How to Apply Polyurethane for Floors
Your beautiful solid hardwood or engineered wood floor deserves the best possible finish. Polyurethane is a good floor finish that's easy to apply and cures rapidly. Also called poly floors, this finish offers rock-hard, waterproof, long-lasting protection for flooring, plus they let the beauty of the natural wood show through.
What Polyurethane Finish Is
Polyurethane finish is a liquid resin used to coat wood flooring and other wood surfaces, such as cabinets and furniture. As a synthetic floor finish, polyurethane is made from raw materials that are derived from crude oil.
There is no specific floor polyurethane versus regular polyurethane. However, the floor finish comes in either water-based or oil-based versions. Water-based polyurethane is easier to work with and quicker to dry but wears down faster than the oil-based finish. Oil-based polyurethane finish, while hard and durable, is noxious when applied and takes at least twice as long to dry.
Polyurethane finish is transparent. It comes in a range of sheens, from flat to glossy. It resists fungus, mold, and mildew well. One feature that makes it particularly good for flooring is that it is waterproof. Because polyurethane dries to a hard finish, it's especially good at resisting scratches and scuffs.
Basics of Polyurethane Floor Finishes
Oil-Based vs. Water-Based Finishes
Slow drying time
Cleans with mineral spirits or paint thinner
Extremely hard surface
500 to 600 square feet of coverage per gallon
Best for all areas, including high-impact areas
Transparent, but with a slight amber tint
Fast drying time
Cleans with water
Hard surface, but not as hard as with oil-based finishes
260 to 320 square feet of coverage per gallon
Best for moderate or light-use areas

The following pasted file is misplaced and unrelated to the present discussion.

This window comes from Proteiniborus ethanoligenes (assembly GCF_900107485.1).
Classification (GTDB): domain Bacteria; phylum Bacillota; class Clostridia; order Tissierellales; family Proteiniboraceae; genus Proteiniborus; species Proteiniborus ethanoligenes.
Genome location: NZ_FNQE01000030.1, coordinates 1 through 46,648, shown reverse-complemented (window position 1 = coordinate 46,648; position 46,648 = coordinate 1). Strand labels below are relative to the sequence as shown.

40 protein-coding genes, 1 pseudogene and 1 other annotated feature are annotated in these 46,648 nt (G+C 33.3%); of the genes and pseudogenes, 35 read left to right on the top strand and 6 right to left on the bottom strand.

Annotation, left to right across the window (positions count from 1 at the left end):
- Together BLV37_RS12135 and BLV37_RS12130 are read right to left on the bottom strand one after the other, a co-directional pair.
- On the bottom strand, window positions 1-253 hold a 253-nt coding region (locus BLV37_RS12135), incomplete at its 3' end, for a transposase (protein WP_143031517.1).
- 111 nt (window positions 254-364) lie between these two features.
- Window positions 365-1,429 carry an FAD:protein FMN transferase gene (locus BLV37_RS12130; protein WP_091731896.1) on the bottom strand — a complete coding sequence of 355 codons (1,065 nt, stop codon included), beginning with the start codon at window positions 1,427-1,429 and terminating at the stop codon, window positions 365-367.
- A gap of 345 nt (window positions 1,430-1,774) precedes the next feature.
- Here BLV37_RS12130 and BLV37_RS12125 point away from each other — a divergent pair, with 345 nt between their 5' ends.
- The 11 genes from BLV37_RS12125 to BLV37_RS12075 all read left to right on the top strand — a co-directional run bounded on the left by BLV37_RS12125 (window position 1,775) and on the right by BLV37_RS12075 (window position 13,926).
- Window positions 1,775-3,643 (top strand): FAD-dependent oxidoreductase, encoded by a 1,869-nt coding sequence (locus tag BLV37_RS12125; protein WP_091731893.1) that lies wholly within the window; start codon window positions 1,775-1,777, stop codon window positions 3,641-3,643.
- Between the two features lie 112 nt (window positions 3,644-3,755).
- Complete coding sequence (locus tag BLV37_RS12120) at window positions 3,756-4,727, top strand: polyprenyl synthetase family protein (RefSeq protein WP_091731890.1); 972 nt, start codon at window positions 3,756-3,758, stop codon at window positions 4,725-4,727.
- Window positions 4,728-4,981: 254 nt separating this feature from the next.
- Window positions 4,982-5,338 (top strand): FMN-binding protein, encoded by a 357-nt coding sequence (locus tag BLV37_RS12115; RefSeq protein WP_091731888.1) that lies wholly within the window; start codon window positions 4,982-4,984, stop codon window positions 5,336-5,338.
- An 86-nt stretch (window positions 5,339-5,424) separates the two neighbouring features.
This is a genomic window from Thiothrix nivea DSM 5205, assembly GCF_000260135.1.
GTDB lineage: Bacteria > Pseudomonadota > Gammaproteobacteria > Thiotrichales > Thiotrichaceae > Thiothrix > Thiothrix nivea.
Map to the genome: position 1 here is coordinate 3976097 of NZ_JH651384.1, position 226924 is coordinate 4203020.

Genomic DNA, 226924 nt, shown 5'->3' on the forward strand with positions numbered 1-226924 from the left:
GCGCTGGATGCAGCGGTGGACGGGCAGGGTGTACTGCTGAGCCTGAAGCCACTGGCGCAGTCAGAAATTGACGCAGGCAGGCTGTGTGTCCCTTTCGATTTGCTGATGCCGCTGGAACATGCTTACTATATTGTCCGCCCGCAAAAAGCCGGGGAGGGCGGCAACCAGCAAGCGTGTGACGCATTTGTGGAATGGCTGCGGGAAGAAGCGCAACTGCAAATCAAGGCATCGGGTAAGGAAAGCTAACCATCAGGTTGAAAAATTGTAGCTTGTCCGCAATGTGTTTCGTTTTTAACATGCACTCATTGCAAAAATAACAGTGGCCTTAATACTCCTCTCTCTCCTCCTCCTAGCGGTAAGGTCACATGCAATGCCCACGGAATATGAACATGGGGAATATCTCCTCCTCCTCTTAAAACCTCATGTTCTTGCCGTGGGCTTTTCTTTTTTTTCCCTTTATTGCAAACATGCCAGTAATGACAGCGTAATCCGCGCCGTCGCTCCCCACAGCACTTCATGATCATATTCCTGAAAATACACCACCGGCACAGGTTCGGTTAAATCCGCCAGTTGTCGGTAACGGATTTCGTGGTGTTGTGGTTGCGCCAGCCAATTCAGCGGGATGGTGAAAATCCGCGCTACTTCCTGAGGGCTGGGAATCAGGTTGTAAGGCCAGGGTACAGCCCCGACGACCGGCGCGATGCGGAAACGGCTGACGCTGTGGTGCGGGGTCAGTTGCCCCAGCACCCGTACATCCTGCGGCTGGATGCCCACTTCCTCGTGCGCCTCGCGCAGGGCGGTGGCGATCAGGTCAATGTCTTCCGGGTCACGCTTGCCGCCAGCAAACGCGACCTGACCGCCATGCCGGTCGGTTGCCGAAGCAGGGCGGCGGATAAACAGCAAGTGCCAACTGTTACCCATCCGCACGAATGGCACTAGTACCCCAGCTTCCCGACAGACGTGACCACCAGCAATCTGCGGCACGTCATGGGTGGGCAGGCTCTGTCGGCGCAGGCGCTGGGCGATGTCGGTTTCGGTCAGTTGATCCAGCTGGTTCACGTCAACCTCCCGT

Number of Coats
Most manufacturers of polyurethane finishes recommend a minimum of two coats to achieve the desired level of durability and sheen.
Water-based polyurethane floor finishes generally dry to the touch in about two hours and can be recoated in about four hours. For oil-based finishes, double the drying time. For either finish, the floor should be safe to walk on after about 48 hours (but refer to the manufacturer's instructions to be sure). Allow one week for the surface to fully cure.
Temperature, humidity, and ventilation affect drying times. Keep the room between 55 and 90 degrees Fahrenheit and maintain a relative humidity of around 50 percent. If necessary, increase humidity with a humidifier or decrease it with a dehumidifier. Ventilating the room with a fan on a low setting will expedite drying.
Alternatives to Polyurethane
Though polyurethane is the most popular type of on-site floor finish, some alternatives offer other advantages and disadvantages:
- Penetrating Oil: Penetrating oil soaks into the wood and requires several coats. It sheds water but isn't good at resisting scratches.
- Varnish: Made from wood sap and alcohol, varnish predates polyurethane as a floor finish. Varnish has more solids than polyurethane, producing a thicker coating.
- Wax: Wax is spread in multiple thin coats after the stains have been applied. Then, it is buffed to the desired level of gloss. Though wax is inexpensive, it does require frequent reapplication.
- Aluminum Oxide (Pre-Finish): Aluminum oxide is an extremely hard finish that rivals even oil-based polyurethane's durability. The downside is that it cannot be reapplied on-site; it can only be applied in the factory when the floor is being manufactured.
Sanding, scraping, or removing old paint on floors can be hazardous if that paint contains lead. Lead is toxic and can cause illness and even brain damage in children. Always wear a NIOSH-approved respirator. Clean up with a HEPA vacuum and a damp mop. Adhesives may contain asbestos. If you believe that the surface may contain asbestos, have it tested before sanding it.
What You'll Need
Equipment / Tools
- Floor sander
- Floor finish applicator (lambswool) with pole
- Clean old rags
- Breathing and eye protection
- Shoe covers or old pair of socks
- Tape measure
- Painter's tape
- Paint tray and liners
- 2 gallons polyurethane floor finish